Investment risk information
The value of investments, and the income from them, may fall or rise and investors may get back less than they invested.
Some funds invest in emerging markets which can be more volatile than more established markets. As a result the value of your investment may rise or fall.
Investments in smaller companies may be more volatile than investments in well-established blue chip companies.
Funds investing in fixed interest securities carry the risk of default on repayment and erosion of the capital value of your investment and the level of income may fluctuate. Movements in interest rates are likely to affect the capital value of fixed interest securities. Corporate bonds may provide higher yields but as such may carry greater credit risk increasing the risk of default on repayment and erosion of the capital value of your investment. The level of income may fluctuate and movements in interest rates are likely to affect the capital value of bonds.
The Funds may use derivatives in order to reduce risk or cost and/or generate extra income or growth. The use of derivatives could increase or reduce exposure to underlying assets and result in greater fluctuations of the Fund's net asset value. A derivative is a financial contract whose value is based on the value of a financial asset (such as a share, bond, or currency) or a market index.
Some funds invest in securities which are denominated in different currencies.
The Vanguard LifeStrategy® Funds may invest in Exchange Traded Fund (ETF) shares.
Reference in this document to specific securities should not be construed as a recommendation to buy or sell these securities, but is included for the purposes of illustration only.
For further information on risks please see the “Risk Factors” section of the prospectus on our website at https://global.vanguard.com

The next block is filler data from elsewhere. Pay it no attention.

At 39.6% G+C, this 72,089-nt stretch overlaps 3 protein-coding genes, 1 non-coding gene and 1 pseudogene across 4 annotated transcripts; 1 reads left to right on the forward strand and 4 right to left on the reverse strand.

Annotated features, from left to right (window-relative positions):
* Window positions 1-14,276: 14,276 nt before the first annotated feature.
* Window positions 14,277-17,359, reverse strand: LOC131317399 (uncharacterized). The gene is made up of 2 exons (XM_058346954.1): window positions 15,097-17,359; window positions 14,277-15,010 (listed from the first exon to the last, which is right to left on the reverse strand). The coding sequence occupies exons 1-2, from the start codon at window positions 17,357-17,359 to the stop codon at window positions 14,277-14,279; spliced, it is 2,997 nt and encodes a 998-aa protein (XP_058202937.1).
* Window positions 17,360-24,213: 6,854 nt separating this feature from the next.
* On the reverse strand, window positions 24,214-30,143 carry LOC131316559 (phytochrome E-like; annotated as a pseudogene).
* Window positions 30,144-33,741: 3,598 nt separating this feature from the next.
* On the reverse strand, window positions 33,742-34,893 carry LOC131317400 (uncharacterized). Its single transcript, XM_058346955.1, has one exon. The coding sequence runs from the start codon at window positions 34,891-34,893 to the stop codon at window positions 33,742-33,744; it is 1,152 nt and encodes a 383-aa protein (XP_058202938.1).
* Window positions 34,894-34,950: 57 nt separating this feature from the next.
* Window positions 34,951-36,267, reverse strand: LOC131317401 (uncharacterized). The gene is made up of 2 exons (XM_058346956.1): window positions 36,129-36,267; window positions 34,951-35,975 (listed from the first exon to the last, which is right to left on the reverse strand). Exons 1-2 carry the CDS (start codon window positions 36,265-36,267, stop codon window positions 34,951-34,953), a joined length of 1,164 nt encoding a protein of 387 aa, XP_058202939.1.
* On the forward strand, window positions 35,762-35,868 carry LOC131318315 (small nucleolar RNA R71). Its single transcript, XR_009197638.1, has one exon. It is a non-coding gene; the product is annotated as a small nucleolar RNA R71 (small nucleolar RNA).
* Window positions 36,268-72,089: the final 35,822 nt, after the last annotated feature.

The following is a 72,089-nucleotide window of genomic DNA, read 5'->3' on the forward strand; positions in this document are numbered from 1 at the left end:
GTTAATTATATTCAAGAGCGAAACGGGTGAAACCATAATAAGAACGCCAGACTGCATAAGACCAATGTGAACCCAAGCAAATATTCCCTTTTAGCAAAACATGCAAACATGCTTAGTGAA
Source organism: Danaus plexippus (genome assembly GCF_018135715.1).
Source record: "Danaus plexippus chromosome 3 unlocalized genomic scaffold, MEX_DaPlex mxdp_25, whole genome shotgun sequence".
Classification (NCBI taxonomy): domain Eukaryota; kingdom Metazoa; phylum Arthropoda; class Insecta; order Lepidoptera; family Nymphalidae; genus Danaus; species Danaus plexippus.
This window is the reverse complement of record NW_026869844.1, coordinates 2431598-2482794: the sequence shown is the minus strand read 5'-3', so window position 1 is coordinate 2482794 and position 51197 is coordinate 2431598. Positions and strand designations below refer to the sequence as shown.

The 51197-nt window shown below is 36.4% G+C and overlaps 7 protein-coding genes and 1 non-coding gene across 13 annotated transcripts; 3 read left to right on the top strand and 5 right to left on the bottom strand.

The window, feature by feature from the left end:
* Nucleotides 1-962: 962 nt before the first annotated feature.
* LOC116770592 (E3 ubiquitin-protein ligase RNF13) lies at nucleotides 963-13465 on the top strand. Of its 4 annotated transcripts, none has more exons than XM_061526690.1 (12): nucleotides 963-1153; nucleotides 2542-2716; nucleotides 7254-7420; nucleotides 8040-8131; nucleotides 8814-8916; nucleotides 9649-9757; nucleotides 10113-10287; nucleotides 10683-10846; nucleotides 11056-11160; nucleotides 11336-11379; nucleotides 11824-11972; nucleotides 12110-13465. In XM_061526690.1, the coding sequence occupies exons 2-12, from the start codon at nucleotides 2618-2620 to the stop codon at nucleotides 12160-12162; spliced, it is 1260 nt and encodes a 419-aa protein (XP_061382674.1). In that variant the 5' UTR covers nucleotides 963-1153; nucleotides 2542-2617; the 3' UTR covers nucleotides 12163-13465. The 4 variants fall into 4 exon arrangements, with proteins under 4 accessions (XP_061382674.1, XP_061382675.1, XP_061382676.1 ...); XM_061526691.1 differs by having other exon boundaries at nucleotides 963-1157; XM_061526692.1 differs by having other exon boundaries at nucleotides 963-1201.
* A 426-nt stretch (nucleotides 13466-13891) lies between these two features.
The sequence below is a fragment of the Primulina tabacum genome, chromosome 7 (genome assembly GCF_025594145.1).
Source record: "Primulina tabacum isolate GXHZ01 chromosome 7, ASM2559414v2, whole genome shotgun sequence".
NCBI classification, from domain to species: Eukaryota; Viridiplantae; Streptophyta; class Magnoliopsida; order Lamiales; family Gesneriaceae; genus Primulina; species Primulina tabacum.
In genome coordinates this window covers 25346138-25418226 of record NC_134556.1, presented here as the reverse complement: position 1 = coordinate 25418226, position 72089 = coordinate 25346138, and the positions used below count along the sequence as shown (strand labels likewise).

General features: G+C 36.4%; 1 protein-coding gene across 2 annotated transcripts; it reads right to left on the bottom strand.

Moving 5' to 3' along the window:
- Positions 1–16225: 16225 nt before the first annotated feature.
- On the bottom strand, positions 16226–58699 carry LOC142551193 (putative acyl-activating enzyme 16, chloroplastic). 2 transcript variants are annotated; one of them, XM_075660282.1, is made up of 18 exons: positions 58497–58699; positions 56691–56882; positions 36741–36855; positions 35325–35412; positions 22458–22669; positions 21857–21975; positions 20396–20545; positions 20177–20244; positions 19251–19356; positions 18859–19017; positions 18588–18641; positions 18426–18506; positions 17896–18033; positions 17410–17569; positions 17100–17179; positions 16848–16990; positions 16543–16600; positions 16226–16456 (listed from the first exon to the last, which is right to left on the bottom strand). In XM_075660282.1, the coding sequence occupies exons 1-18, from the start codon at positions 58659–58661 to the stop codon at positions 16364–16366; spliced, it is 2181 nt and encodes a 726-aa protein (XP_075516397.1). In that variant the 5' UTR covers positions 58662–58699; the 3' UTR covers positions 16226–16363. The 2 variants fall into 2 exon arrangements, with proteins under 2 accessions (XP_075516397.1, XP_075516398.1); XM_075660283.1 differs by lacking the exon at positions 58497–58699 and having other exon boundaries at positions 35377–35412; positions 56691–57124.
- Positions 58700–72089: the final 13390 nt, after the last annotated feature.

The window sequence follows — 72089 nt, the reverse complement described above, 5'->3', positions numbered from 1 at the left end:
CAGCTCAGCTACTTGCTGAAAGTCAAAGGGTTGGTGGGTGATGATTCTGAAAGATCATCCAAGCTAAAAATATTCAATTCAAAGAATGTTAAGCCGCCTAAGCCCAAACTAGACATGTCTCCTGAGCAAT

This document is directed at professional investors and should not be distributed to, or relied upon by retail investors.
This document is designed for use by, and is directed only at persons resident in the UK.
The information contained in this document is not to be regarded as an offer to buy or sell or the solicitation of any offer to buy or sell securities in any jurisdiction where such an offer or solicitation is against the law, or to anyone to whom it is unlawful to make such an offer or solicitation, or if the person making the offer or solicitation is not qualified to do so. The information in this document is general in nature and does not constitute legal, tax, or investment advice. Potential investors are urged to consult their professional advisers on the implications of making an investment in, holding or disposing of [units/shares], and the receipt of distribution from any investment.
The Authorised Corporate Director for Vanguard LifeStrategy Funds ICVC is Vanguard Investments UK, Limited. Vanguard Asset Management, Limited is a distributor of Vanguard LifeStrategy Funds ICVC.
For further information on the fund's investment policy, please refer to the Key Investor Information Document (“KIID”). The KIID for this fund is available, alongside the Prospectus via Vanguard website https://global.vanguard.com